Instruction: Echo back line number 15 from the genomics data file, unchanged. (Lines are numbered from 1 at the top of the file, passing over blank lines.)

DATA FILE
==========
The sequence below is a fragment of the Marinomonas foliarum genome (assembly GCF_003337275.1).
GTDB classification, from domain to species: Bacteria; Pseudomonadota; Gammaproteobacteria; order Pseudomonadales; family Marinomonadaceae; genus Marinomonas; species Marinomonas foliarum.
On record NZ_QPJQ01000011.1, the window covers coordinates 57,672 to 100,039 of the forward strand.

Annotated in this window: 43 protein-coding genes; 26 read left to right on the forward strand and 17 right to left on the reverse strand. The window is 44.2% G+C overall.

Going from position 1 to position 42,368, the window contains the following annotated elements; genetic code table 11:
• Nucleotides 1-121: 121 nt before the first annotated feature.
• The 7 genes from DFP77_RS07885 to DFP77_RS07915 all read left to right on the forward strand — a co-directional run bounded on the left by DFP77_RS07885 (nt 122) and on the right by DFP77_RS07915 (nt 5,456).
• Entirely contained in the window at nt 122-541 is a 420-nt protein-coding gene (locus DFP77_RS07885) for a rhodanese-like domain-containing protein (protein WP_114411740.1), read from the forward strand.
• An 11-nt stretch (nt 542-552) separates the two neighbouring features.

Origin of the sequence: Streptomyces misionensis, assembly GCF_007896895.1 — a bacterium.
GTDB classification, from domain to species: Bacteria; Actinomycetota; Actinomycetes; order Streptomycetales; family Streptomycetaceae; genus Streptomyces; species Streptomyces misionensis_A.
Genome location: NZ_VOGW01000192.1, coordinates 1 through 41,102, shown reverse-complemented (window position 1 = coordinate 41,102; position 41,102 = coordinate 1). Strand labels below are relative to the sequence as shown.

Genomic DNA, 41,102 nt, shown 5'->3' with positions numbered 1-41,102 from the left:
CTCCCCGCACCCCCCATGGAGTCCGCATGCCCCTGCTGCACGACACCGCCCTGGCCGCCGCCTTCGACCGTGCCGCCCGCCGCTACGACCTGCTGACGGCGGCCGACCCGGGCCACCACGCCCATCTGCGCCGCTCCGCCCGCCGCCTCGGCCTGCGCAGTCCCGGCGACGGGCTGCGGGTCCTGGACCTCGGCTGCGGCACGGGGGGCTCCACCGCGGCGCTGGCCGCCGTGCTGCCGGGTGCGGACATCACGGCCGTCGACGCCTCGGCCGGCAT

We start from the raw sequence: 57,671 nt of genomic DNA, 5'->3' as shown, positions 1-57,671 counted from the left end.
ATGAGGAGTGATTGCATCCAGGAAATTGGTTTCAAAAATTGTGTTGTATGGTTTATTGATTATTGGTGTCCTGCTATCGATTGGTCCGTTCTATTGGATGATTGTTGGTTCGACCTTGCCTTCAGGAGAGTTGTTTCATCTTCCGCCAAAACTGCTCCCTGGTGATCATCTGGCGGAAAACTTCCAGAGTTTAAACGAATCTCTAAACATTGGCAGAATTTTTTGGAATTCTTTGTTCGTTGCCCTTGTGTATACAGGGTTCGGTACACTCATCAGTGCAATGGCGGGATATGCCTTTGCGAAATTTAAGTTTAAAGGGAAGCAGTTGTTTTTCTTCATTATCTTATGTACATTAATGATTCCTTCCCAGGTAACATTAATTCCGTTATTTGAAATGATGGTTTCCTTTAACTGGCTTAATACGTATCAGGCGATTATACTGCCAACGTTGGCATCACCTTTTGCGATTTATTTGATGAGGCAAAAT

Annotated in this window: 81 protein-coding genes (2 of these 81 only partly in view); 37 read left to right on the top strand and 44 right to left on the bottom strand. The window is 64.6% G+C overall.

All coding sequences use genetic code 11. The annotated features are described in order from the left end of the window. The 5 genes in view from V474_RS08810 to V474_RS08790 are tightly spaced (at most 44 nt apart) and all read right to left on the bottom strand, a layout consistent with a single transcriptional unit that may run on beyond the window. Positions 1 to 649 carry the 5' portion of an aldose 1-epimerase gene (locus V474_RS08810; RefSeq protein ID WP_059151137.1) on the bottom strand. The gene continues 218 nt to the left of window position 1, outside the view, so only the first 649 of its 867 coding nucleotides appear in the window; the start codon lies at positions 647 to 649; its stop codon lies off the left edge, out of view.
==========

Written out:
We start from the raw sequence: 57,671 nt of genomic DNA, 5'->3' as shown, positions 1-57,671 counted from the left end.